Emmes Wealth Management was built on the principal of taking a whole life view of clients’ financial situations and providing broad-based, integrated strategies. “We are excited to join JJ Burns & Company. Their team planning approach, analytical and evidence driven investment strategy, and powerful client service model will enable us to provide even more value to the families we serve,” said Barry Goldberg.

Going forward, Mr. Goldberg will continue to manage his base of clients while becoming part of strategic business development initiatives and strategic partnerships at JJ Burns & Company.

About JJ Burns & Company

JJ Burns & Company is a leading wealth manager for high-net-worth individuals and families. As an SEC-registered independent Registered Investment Advisor, the company is a fiduciary advisor making recommendations that are solely based on the best interests of clients. JJ Burns & Company uses a team approach with a focus on fostering long-term client relationships. The company works closely with other professional advisors to develop a holistic plan covering every aspect of a client’s financial life. For more information, visit

Women’s Finance: There’s a Difference?

June 29, 2016 9:53 am Published by Leave your thoughts

It’s not that women are from one planet and men are from another. It’s just that women tend to end up with different life circumstances than men. Top that off with lower salaries, and there’s a greater need for taking a closer look at financial strategies.

In my 25 years’ experience serving women clients, I find that they can multitask far more than men. They make the family’s social plans, maintain relationships, take care of kids, parents and in-laws—all while juggling their careers. This presents enormous challenges to their time.

It’s true that women control about half of household finances. That means they are watching the bank account, paying the bills, making large purchases, putting something in the savings account, and paying off the credit card.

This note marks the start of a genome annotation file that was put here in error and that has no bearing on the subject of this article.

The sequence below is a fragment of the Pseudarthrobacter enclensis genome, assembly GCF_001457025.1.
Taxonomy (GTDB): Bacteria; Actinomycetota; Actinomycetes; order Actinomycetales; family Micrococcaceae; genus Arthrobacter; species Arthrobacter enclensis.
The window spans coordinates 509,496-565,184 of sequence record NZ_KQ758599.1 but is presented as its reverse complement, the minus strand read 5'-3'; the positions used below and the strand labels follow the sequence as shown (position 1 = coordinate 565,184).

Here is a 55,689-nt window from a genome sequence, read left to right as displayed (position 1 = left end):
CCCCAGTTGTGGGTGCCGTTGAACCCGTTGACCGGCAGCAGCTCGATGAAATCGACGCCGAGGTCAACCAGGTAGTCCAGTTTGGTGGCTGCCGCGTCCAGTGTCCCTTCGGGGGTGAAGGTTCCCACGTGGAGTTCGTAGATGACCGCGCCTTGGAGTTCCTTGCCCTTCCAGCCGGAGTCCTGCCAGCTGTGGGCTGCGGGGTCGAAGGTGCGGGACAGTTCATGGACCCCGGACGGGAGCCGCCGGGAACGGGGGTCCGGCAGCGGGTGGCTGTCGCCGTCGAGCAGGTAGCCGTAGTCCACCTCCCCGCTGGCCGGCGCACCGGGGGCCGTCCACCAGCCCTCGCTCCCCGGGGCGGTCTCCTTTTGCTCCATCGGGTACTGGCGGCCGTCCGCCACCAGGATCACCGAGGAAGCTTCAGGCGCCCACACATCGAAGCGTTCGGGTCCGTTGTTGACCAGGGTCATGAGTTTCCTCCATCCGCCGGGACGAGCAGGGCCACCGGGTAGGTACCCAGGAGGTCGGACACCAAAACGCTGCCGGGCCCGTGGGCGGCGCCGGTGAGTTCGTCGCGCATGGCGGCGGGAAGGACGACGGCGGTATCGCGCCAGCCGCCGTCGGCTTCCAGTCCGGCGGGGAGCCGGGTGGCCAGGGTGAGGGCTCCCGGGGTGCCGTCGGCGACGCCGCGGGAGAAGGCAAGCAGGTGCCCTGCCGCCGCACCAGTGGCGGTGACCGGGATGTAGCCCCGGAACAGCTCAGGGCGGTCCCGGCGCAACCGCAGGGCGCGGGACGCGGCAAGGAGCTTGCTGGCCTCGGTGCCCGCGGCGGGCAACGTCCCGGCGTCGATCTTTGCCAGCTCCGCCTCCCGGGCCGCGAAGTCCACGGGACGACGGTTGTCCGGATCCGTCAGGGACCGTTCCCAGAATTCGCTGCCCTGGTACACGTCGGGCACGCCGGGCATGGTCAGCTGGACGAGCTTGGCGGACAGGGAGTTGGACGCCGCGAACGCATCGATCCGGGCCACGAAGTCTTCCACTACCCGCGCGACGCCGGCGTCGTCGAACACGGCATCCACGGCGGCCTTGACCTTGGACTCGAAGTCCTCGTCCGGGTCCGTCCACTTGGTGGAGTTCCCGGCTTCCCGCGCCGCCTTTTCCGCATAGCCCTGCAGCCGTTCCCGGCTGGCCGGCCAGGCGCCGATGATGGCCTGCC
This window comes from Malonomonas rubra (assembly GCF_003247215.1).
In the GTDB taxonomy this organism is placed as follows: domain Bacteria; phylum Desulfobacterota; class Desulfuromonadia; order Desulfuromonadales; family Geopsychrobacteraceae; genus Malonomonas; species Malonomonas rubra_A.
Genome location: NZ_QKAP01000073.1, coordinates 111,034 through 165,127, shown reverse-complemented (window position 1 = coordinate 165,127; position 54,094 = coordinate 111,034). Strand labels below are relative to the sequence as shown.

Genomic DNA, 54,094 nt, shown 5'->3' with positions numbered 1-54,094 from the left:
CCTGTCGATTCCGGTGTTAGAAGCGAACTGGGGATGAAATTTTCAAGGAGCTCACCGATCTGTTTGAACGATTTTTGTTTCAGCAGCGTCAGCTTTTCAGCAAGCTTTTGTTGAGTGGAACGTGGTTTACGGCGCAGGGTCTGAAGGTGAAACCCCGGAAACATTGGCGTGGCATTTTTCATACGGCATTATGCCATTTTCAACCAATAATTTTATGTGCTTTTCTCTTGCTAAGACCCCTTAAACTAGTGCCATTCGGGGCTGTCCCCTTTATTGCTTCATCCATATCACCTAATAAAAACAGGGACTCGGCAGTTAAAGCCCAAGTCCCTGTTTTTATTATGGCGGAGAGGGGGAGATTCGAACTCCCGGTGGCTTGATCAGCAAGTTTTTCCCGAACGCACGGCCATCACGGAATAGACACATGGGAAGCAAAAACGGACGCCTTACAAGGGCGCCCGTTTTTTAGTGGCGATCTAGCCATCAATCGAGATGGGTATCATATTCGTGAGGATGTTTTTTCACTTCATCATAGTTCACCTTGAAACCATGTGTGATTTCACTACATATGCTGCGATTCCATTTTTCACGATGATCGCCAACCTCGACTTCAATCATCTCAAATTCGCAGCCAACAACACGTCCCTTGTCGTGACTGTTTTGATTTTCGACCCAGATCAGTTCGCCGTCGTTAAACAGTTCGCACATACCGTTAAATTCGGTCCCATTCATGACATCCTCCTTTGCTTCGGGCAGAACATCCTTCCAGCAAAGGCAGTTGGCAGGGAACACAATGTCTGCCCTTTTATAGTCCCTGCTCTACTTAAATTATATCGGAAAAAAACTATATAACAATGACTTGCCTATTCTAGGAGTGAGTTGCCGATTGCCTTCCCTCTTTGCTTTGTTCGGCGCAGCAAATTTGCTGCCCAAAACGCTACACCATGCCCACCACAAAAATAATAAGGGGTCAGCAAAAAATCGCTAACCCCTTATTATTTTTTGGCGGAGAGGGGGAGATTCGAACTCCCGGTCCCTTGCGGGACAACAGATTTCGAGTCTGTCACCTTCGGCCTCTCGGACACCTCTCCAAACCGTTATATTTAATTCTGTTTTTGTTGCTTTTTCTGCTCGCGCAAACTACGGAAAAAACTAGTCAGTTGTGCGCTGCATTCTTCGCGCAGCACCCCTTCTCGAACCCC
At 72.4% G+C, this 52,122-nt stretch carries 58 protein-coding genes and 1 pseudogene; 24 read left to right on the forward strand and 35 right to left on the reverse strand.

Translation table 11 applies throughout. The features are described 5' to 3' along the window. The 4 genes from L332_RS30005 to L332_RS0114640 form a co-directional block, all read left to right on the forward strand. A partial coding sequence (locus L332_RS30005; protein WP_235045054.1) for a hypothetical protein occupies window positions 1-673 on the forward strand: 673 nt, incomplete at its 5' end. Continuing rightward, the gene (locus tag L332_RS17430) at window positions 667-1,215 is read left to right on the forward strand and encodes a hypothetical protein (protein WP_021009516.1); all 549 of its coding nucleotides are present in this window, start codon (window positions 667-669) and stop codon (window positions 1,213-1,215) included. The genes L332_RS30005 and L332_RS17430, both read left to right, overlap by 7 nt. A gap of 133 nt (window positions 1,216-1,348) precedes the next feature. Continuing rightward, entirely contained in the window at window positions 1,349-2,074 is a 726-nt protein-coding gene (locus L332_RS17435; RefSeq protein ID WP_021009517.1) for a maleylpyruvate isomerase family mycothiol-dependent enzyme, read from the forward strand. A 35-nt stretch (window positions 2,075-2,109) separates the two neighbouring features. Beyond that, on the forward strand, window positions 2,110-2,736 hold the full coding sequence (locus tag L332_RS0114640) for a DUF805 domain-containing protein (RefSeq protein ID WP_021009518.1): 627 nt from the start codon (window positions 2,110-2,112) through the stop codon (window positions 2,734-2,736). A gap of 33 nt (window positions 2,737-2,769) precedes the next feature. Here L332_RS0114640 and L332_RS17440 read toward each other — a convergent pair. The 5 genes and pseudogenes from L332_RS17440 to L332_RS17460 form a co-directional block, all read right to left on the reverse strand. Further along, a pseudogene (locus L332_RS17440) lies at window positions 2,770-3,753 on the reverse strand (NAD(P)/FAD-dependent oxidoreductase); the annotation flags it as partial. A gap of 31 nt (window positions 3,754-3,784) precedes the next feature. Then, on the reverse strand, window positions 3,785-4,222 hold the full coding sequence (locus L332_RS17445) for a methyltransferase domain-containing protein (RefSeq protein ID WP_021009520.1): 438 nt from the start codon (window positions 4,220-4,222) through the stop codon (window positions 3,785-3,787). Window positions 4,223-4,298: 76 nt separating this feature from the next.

But they often don’t understand the inner workings of investing. Some of them do, but they just have a lot on their plates. Looking from the outside, investing can appear to be a world of complicated strategies and men making deals.

Seeing Things Another Way

Of course having kids changes everything—finances and all the other aspects of your life. But even without kids, women can have cultural biases toward money, who handles finances, and how to save.

When attending financial workshops, our firm has noticed many men often ask about the best tips for investing. Many women, however, ask about balancing saving for retirement, sending the kids to college, and taking care of elderly parents.

They want to enjoy life while their kids are younger. Women feel some of the most precious gifts are right now in the present.

We often see men wanting tips on when to buy and sell. Women want to know how to support their daughter who’s moving home from college, and their elderly father who needs assistance to stay in his home a few more years. They wish to live a richer life, and at the same time successfully manage the relationships that are important to them.

Saving More, Having Less

Women tend to save a larger percentage of their salaries. They also contribute to their 401(k)s in greater numbers than men.

Despite putting more money away, we often see women ending up with less at retirement.  Salary disparities can take a toll on investing over the long run.

But for those women who started saving early, the benefits of compounding can help make up some of the difference in the total amount saved.

Life Happens

We have found women who have children might take some time off during pregnancy or after the kids are born. For some families, they’ve had to make the difficult decision of balancing childcare vs. going back to work. Re-entering the workforce can often lower wages and position.

When parents get older and need help, women are often the ones to take on the added responsibility. When kids are also in the mix, that makes those women part of the “sandwich generation.”

Life expectancies are increasing for men and women, but women still tend to live longer. That means women need more money for living out their retirement dreams.

Women also are usually the ones initiating divorce. They’re willing to be on their own, and want to know what they can get for themselves and their children, and can they be happy with that.

Risky Business

Getting help from a professional can help in many situations. Developing a financial strategy is one.

Women are often not as comfortable taking risks with their investments. Sometimes this is because they view money a little differently than men. Other times, they haven’t spent as much time learning about investments.